One night, while getting ready to go to an open mic night at a café, this inner conflict reached its climax, and I had a Fashion Crisis. It took me nearly two hours of changing my clothes to realize that, ultimately, I really wanted to wear this bright turquoise tunic of mine with orange and cork wedges. I knew that it was not a Parisian look at all, but my inner self was feeling turquoise and orange and had to express itself as such. Trying on neutral colored clothes with neutral colored boots just felt wrong; I felt off; I didn’t feel like myself. At that moment, I realized that being true to myself was more important than trying to entirely blend into another culture- for there is a difference between respecting another culture and denying one’s own identity.

Therefore, I wore the turquoise tunic with the orange and cork wedges. I added black tights and a black leather jacket because it was cold outside, and I also threw on a pile of bangles that I have collected from various friends, places in the world, and Forever 21. My life felt right again.

(This article was posted originally here:


12 Fun Things to Do at Night Besides Drinking

Sometimes, drinking is a fun way to let loose or to celebrate something. Other times, it takes a toll on the body, mind, and soul. To give your dear self a break, I have provided you with a list of nighttime activities to do that don’t require alcohol. Furthermore, by doing these activities, you can sound like a more “interesting” person to that boy or girl whom you are trying to impress (no more, “So, what do you do for fun?” “Um, get drunk?”).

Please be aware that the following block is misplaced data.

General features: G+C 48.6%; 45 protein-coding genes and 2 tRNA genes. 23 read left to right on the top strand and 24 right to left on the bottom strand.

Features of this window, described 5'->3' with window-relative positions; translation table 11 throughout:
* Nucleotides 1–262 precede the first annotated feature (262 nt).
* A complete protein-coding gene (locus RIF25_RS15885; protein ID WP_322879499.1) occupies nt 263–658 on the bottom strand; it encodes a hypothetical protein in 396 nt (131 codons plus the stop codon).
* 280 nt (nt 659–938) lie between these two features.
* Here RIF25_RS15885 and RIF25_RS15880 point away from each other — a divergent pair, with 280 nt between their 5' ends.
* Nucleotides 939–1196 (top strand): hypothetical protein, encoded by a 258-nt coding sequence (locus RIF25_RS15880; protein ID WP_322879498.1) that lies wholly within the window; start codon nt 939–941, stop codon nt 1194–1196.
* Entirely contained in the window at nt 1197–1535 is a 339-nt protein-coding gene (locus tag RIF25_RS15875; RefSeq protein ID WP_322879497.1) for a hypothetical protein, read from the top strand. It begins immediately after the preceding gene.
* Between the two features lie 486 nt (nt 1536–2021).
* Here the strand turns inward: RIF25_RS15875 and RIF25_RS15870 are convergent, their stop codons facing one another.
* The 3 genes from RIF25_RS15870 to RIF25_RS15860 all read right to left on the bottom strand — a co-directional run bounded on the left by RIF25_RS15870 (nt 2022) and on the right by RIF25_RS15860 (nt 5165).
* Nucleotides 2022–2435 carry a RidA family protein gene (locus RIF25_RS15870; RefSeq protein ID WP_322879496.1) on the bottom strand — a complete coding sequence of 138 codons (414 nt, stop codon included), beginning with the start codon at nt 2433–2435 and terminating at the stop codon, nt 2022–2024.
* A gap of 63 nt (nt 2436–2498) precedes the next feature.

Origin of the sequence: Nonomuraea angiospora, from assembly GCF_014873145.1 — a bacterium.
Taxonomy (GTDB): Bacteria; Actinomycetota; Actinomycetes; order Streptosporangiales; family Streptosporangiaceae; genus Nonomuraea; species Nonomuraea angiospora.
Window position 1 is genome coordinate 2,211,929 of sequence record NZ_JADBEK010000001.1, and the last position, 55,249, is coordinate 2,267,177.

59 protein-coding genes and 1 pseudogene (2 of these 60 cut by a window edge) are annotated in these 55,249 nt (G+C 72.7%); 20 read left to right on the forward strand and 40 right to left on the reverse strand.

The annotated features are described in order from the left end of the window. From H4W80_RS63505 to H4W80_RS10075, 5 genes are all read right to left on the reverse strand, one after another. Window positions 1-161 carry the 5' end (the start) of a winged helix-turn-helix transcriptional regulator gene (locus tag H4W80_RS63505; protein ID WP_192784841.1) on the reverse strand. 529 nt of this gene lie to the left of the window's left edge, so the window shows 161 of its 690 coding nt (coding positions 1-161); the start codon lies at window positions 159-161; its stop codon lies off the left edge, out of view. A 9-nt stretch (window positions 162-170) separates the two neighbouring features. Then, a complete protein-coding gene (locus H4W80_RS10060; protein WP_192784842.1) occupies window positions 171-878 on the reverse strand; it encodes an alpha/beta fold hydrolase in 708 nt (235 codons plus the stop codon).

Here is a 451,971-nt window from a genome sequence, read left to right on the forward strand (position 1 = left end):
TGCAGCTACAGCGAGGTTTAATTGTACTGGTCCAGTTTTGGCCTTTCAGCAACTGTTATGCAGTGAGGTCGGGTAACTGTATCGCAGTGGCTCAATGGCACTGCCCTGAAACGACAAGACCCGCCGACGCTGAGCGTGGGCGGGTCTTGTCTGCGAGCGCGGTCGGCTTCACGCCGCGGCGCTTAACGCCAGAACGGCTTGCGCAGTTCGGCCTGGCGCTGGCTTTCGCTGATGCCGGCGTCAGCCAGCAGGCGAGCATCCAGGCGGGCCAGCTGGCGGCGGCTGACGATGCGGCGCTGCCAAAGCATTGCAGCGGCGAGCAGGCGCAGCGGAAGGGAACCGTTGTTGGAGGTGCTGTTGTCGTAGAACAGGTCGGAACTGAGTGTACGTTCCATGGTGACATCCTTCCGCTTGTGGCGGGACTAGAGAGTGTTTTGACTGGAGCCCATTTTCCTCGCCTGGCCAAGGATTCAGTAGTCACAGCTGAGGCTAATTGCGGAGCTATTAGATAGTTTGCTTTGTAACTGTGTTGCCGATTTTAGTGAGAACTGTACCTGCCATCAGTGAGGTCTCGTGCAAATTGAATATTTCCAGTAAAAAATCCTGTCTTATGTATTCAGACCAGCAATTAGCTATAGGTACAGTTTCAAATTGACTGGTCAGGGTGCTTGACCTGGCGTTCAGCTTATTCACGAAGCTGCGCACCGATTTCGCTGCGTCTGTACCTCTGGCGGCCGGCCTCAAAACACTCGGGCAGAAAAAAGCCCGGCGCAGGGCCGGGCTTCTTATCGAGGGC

1. Go Out Dancing

This one is my fave! I love dancing. This can include dropping it low in tha club, but social dancing is also super fun and a welcome throwback to a time when dancing didn’t mean dry-humping. I love Latin dances, such as salsa, merengue, bachata, and cha cha cha, but I am also a recent convert to swing. It’s amazing how many people in, well, the world are familiar with and love these dances; I once went to a packed salsa club in Nice, France. Social dancing is, thus, a great way to always have something fun to do, learn something new, and meet new people. You could take a class, and oftentimes clubs will have a dance lesson before the social dancing begins.

2. Do Artsy Things

See a dance show, a play, an opera, the symphony! Go to a gallery or museum. If you are a student, you can see if any of the arts venues in your city offer student discounts.

3. Go to a Concert

Live music is the best. Furthermore, concerts don’t have to involve paying $100 to see Kanye or whatever; if you go to a smaller venue, you can see bands from $0-$20. You will also be in a more intimate setting, without having to watch the artist from a giant screen in your nosebleed seats. It is also really cool to familiarize yourself with and support local artists!